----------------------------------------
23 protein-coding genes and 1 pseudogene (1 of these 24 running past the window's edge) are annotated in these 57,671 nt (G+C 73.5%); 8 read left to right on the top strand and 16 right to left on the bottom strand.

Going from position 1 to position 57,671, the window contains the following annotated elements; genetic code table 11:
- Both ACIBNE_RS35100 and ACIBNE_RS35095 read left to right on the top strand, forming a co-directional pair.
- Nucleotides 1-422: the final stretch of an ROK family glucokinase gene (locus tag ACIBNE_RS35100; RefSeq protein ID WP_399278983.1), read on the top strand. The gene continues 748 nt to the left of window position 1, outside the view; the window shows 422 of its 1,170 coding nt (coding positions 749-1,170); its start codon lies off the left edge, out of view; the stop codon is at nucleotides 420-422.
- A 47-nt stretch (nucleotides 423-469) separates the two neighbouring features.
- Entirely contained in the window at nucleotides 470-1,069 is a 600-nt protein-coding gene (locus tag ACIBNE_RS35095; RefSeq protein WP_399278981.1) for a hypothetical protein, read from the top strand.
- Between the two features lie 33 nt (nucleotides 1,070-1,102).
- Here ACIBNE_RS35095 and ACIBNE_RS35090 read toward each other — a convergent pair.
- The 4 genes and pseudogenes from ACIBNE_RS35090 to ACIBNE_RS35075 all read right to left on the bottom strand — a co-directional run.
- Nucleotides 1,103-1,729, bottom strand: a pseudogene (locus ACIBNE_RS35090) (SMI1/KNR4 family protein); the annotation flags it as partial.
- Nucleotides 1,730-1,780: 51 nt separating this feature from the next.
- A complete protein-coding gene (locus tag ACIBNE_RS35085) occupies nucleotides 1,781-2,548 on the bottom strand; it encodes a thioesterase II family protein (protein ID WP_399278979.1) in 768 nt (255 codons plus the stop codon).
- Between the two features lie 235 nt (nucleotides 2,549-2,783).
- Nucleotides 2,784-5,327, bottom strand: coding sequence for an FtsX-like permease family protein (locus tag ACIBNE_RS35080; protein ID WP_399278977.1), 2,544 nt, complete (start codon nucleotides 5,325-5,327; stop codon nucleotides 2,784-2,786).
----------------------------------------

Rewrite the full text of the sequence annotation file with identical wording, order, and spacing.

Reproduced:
23 protein-coding genes and 1 pseudogene (1 of these 24 running past the window's edge) are annotated in these 57,671 nt (G+C 73.5%); 8 read left to right on the top strand and 16 right to left on the bottom strand.

Going from position 1 to position 57,671, the window contains the following annotated elements; genetic code table 11:
- Both ACIBNE_RS35100 and ACIBNE_RS35095 read left to right on the top strand, forming a co-directional pair.
- Nucleotides 1-422: the final stretch of an ROK family glucokinase gene (locus tag ACIBNE_RS35100; RefSeq protein ID WP_399278983.1), read on the top strand. The gene continues 748 nt to the left of window position 1, outside the view; the window shows 422 of its 1,170 coding nt (coding positions 749-1,170); its start codon lies off the left edge, out of view; the stop codon is at nucleotides 420-422.
- A 47-nt stretch (nucleotides 423-469) separates the two neighbouring features.
- Entirely contained in the window at nucleotides 470-1,069 is a 600-nt protein-coding gene (locus tag ACIBNE_RS35095; RefSeq protein WP_399278981.1) for a hypothetical protein, read from the top strand.
- Between the two features lie 33 nt (nucleotides 1,070-1,102).
- Here ACIBNE_RS35095 and ACIBNE_RS35090 read toward each other — a convergent pair.
- The 4 genes and pseudogenes from ACIBNE_RS35090 to ACIBNE_RS35075 all read right to left on the bottom strand — a co-directional run.
- Nucleotides 1,103-1,729, bottom strand: a pseudogene (locus ACIBNE_RS35090) (SMI1/KNR4 family protein); the annotation flags it as partial.
- Nucleotides 1,730-1,780: 51 nt separating this feature from the next.
- A complete protein-coding gene (locus tag ACIBNE_RS35085) occupies nucleotides 1,781-2,548 on the bottom strand; it encodes a thioesterase II family protein (protein ID WP_399278979.1) in 768 nt (255 codons plus the stop codon).
- Between the two features lie 235 nt (nucleotides 2,549-2,783).
- Nucleotides 2,784-5,327, bottom strand: coding sequence for an FtsX-like permease family protein (locus tag ACIBNE_RS35080; protein ID WP_399278977.1), 2,544 nt, complete (start codon nucleotides 5,325-5,327; stop codon nucleotides 2,784-2,786).